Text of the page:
5 steps for editing generative AI content

Give your AI tinman a beating heart.

How to edit AI copy

AI is pretty good at producing C-level writing, but it’s almost never good enough to publish on its own (and doing so can carry with it a host of copyright-related risks.) With a smart human editor/co-author, however, AI-generated work can act as a springboard to quickly producing quality work.

Here’s how to polish, fact-check and rewrite content from ChatGPT and other generative AI technology from prompt to publish

And for the record, except where indicated, this story is 100% human authored.

  1. Write specific prompts.

Better inputs lead to better outputs. The more specific you can be in your initial request to your robot friend, the stronger your results will be.

Rather than simply asking it, “write a blog post about why you should donate to charity,” instead try something like: “Write a 300-word persuasive story explaining why Gen Z should donate to charities that help with food insecurity. Include information about how many people in Indiana are food insecure, the effects of food insecurity on children, and end with a strong call-to-action to donate. Your target audience is people aged 18-25 living in Indianapolis who have never donated to charity before. Cite your sources at the end. Use AP style.”

Yes, this means you’ll take a bit more time on the front-end crafting your prompt, but you’re more likely to get a helpful, effective output.



  1. Ask it to cite sources — and check those sources.

If you ask ChatGPT to cite sources, it will usually append them at the end of the article. Using the prompt above, I got these three sources:

Feeding America. (2021). “Indiana Food Insecurity Rate.” feedingamerica.org/your-local-foodbank/indiana/.

Feeding Indiana’s Hungry. (2022). “Childhood Hunger.” feedingindianashungry.org/childhood-hunger/.

USDA. (2021). “Household Food Security in the United States in 2020.” ers.usda.gov/webdocs/publications/104600/err-275.pdf.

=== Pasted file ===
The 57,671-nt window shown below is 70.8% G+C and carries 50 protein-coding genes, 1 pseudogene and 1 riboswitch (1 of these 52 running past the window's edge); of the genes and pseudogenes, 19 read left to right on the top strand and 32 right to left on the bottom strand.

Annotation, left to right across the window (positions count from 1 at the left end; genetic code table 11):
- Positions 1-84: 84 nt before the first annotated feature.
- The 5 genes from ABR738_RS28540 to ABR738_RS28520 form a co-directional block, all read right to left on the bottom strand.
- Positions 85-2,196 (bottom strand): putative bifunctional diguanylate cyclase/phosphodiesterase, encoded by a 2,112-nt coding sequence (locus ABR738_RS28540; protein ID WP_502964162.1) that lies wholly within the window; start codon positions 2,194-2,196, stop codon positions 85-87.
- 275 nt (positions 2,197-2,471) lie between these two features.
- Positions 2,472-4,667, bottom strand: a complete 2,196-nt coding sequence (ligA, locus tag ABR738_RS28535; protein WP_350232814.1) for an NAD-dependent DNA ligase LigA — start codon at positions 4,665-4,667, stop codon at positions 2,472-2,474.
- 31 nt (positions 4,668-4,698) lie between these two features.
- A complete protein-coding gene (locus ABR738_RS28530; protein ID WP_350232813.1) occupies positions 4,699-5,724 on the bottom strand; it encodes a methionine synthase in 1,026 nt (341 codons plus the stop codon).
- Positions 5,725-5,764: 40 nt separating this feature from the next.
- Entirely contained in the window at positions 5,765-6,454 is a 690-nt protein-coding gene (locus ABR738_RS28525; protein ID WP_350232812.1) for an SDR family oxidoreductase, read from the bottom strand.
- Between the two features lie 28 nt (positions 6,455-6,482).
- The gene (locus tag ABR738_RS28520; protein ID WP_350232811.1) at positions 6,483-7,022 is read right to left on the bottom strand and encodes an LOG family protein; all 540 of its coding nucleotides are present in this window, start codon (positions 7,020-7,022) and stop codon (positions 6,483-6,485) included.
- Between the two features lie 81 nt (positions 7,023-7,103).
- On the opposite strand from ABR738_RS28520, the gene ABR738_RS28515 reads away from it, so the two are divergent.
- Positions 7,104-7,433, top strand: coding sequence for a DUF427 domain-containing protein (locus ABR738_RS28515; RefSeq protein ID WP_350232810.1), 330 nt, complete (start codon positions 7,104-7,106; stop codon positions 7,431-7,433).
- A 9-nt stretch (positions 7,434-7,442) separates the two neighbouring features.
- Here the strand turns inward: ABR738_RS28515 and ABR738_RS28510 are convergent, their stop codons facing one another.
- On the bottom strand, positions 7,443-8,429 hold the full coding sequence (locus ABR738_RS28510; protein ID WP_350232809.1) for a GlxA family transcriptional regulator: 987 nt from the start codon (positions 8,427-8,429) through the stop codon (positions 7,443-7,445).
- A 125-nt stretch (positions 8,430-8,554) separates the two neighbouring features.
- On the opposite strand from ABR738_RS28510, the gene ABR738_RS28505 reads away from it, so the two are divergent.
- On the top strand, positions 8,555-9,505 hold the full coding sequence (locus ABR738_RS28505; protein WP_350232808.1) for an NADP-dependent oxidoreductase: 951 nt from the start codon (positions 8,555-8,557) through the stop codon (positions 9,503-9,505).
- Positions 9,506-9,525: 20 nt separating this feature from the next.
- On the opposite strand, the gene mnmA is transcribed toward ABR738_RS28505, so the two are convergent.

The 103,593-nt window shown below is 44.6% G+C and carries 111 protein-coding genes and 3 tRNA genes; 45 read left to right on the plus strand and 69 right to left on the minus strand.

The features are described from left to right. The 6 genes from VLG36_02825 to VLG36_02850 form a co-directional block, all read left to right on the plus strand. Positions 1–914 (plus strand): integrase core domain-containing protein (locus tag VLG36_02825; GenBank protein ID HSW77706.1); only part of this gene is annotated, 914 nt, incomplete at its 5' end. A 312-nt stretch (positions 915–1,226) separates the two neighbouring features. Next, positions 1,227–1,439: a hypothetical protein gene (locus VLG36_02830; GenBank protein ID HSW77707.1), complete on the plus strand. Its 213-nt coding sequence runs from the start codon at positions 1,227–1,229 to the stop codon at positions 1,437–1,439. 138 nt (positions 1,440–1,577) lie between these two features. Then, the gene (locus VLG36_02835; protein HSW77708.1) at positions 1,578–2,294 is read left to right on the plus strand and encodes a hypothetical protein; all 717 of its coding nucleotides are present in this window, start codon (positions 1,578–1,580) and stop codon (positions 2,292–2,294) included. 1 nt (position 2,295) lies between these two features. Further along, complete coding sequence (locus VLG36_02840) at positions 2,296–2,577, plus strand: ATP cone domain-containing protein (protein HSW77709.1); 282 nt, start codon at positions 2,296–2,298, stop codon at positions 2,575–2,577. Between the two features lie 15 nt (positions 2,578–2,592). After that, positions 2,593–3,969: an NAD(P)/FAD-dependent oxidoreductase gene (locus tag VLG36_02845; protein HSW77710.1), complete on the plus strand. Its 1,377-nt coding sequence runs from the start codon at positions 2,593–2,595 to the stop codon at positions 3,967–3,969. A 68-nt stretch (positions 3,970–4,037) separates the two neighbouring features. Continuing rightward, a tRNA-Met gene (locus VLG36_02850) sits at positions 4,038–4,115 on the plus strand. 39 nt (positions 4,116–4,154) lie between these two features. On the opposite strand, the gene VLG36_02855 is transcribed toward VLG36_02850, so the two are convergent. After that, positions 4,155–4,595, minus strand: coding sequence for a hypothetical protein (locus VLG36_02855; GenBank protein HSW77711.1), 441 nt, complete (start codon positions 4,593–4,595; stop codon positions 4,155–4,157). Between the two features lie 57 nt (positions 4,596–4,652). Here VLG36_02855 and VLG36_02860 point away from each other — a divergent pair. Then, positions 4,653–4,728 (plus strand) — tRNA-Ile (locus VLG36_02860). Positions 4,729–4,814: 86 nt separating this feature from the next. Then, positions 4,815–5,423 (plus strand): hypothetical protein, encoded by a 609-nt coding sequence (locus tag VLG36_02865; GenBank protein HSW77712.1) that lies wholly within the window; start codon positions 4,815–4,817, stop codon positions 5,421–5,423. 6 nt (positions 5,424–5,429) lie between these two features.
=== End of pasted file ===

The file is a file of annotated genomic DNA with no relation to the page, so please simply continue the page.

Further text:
Take the time to visit each website it offers. Ensure that they exist and that they say what the chatbot says they said — hallucinations are very real. Additionally, see if there might be other interesting nuggets you can pull out with your human judgement that might better suit your needs. Use that research as a springboard to go deeper. Make sure to properly credit the work in your piece as needed using hyperlinks or in-line citation.

  1. Add specific details, anecdotes and emotion.

ChatGPT can only give you general writing, and what separates OK writing from great writing is specificity. It’s why one of the first rules of reporting is to always get the dog’s name. These little details of personality and depth help forge emotional connections — and no robot can do that. Yet.

Think of what generative AI gave you to be an outline. It’s up to you to put meat on the bones. Add specific stories — in our example above, maybe that’s about someone whose life was changed by a food pantry, or a specific organization that needs more help. Add more details that can appeal to your target audience, like emotional triggers that will specifically resonate with people who live in Indianapolis. Give your AI tinman a beating heart.

  1. Edit extensively and skeptically.

AI can be terrible at following directions. For instance, it often flagrantly ignores word count, giving you more than double what you’ve requested. I’ve yet to see it properly follow AP style in a meaningful way. So it’s up to you to hold it accountable and ensure it meets your specifications. Do not trust and always verify. To repeat an analogy, think of AI as an intern on their first day. They can produce some great stuff, but they need strong oversight and guidance to succeed to your specifications.

If a certain phrase strikes you as really strong — Google it. Make sure it isn’t plagiarism. Fact check everything, beyond merely the citations you’ve been given.

And take the time to punch up the language. Remember that generative AI works by guessing the right word to put in a sentence, one after the other. That doesn’t often contribute to scintillating, unique text that gets readers to sit up and take notice. It’s on you to take some time to add your brand voice and the value and insight only you can bring to a piece

By the time you’ve completed these steps, you should have a finished piece that bears little resemblance to what ChatGPT gave you. That’s by design. This unique, factchecked piece stands on the shoulders of ChatGPT, but is your handiwork.

Nice job.

Allison Carter is executive editor of PR Daily. Follow her on Twitter, LinkedIn or Threads.


Topics: PR


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